Then, there are so-called rat cameras, souped-up golf carts fitted with cameras on the back to follow struck tee shots.

“If you remember the old TV show from years ago called `'Rat Patrol,' it’s what inspired the name,” said Tommy Roy, the network’s lead golf producer. “It was a show about these Army guys that rode around in Jeeps and had machine guns on the back of them, and that’s basically what these vehicles look like.”

At the pond at 18 is the “frog cam,” which is on the bank and ideally positioned to capture errant golf shots that, either in flight or rolling back off the green, wind up in the water.

Particularly intriguing is the “4D Replay” on the tee box of the sixth hole. That’s a semicircle of 88 cameras in which NBC can capture a swing from virtually every angle in Matrix-like fashion. The network used the technology this month at the U.S. Women’s Open.

“The angle that you get to see the swing from, we can control it,” Roy said. “That’s why around the guy behind him, around to the front, freeze it wherever we want. So it’s a really good tool for [analyst] Paul [Azinger] to analyze these swings, and I can’t wait to see what DeChambeau’s swing’s going to look like there. So that’s why you required all those there. And thankfully, the USGA was very kind about allowing us to put that there.”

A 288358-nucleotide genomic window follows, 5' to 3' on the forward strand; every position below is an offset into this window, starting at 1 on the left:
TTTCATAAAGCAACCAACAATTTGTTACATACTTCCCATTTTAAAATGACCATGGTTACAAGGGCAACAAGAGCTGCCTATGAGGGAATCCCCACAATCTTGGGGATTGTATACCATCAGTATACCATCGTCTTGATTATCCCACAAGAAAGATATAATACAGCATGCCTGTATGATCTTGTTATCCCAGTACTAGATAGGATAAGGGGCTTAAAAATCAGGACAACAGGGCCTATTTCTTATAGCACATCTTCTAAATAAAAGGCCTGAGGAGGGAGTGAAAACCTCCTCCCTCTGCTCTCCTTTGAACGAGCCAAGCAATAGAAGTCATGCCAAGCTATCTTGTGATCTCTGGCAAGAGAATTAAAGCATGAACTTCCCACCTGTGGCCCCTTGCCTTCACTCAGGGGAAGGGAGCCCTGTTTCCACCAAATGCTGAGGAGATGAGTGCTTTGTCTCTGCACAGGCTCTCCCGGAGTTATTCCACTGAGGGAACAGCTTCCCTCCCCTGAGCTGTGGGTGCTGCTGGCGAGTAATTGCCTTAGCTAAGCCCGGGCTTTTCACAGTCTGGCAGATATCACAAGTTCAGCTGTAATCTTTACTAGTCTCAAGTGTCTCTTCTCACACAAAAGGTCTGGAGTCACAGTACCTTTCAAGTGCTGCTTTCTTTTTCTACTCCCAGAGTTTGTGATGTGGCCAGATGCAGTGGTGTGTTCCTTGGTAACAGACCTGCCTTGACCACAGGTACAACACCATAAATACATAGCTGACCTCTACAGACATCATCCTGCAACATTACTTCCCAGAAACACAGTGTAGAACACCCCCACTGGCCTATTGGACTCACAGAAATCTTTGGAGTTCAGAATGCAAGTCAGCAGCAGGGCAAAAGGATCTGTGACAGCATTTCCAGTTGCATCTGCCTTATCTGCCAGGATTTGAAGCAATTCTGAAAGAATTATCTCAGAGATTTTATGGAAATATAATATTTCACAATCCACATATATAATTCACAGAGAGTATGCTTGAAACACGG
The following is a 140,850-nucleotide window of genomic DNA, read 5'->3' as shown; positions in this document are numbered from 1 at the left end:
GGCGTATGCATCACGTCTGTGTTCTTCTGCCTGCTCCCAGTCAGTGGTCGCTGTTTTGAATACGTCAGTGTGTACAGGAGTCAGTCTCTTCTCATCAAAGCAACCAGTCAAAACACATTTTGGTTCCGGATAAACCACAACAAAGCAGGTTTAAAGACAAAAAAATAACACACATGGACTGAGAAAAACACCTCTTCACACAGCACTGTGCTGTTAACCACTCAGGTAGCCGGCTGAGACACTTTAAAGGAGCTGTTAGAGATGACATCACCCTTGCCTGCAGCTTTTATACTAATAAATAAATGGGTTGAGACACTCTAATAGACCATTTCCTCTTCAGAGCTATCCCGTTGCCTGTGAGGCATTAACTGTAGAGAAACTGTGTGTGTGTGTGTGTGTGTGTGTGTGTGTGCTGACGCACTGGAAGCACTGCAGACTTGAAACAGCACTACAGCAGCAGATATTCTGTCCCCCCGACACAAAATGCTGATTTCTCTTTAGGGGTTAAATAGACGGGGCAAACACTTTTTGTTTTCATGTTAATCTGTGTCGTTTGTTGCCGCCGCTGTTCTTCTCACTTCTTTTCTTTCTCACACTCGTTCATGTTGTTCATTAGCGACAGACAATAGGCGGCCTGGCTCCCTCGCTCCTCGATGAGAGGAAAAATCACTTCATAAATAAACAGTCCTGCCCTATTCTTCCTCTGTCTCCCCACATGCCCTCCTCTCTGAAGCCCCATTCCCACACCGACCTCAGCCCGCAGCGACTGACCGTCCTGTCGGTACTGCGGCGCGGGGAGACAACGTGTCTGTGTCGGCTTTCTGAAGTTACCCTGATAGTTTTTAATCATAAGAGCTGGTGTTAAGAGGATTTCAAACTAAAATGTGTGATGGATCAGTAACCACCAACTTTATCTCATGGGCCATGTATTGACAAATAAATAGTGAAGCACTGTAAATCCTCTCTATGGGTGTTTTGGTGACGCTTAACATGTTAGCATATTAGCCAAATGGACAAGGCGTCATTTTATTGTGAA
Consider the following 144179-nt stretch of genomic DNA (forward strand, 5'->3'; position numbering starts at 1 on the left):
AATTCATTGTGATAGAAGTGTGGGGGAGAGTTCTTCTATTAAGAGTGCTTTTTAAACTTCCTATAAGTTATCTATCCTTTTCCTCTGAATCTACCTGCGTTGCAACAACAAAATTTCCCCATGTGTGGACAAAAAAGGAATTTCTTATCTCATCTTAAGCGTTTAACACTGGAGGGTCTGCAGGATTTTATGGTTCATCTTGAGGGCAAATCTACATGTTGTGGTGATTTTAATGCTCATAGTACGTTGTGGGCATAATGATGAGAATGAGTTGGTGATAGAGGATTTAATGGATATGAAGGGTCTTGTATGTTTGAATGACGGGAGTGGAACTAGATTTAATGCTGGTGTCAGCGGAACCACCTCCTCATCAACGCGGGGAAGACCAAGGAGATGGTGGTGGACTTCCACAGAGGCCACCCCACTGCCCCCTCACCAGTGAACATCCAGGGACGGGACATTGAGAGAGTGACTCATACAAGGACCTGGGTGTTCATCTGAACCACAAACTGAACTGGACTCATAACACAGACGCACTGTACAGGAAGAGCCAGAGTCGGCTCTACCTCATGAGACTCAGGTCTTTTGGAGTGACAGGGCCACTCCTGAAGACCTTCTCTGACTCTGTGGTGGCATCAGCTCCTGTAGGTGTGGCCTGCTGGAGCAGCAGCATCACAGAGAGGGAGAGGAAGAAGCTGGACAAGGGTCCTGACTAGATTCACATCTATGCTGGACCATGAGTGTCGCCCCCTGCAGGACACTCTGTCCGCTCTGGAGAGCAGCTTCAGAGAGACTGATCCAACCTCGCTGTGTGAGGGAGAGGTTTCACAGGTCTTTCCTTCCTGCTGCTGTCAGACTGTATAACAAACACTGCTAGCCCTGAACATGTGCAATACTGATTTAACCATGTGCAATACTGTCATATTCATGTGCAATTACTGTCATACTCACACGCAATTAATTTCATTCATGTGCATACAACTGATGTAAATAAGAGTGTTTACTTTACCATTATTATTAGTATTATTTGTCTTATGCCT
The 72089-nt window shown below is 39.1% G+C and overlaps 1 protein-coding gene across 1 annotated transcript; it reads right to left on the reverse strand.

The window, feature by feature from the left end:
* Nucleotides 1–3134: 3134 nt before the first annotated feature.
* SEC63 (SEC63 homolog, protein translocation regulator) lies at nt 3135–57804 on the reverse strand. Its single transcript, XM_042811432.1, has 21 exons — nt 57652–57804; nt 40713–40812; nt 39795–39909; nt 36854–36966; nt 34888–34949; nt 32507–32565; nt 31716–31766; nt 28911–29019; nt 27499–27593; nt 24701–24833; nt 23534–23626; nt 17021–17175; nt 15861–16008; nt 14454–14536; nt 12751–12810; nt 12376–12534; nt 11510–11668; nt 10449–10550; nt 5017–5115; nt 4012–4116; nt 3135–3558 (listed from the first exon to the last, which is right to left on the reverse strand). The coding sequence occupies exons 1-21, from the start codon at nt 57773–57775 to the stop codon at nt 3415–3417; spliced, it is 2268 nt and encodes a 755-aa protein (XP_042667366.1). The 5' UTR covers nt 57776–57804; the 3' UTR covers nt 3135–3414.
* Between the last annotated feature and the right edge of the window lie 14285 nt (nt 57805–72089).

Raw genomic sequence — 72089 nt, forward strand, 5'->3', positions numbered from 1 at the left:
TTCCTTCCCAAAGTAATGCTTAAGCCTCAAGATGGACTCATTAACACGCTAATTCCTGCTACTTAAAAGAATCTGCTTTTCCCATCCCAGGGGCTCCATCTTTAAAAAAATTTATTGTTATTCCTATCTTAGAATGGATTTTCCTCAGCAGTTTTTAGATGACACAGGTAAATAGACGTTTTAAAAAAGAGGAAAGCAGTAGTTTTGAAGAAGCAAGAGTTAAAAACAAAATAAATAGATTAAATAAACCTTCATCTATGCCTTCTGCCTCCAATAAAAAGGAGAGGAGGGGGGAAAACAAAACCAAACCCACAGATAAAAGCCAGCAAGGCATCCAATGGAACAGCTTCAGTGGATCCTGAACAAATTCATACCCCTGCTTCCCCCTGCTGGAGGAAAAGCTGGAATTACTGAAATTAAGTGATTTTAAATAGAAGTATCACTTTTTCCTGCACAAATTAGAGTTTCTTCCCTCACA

The fourth hole, left, fifth hole, center, and third hole at Torrey Pines South Course, the site of the 2021 U.S. Open.
The fourth hole, left, fifth hole, center, and third hole at Torrey Pines South Course, the site of the 2021 U.S. Open. (K.C. Alfred / The San Diego Union-Tribune)

Over the past decade, the whirring drones have provided a new view of the game, gliding inches above the ground at times and rising as high as 400 feet at others. They don’t conflict with the fighter jets that hug the coastline and scream over the golf course, as those fly at least 1,000 feet higher, nor do they seem to bother the players. Much.

“Honestly, I don't really notice them,” said Dustin Johnson, ranked No. 1 in the world. “I mean, you hear them sometimes, you might look at them, but obviously the guys know what they're doing. So they stay out of your way.”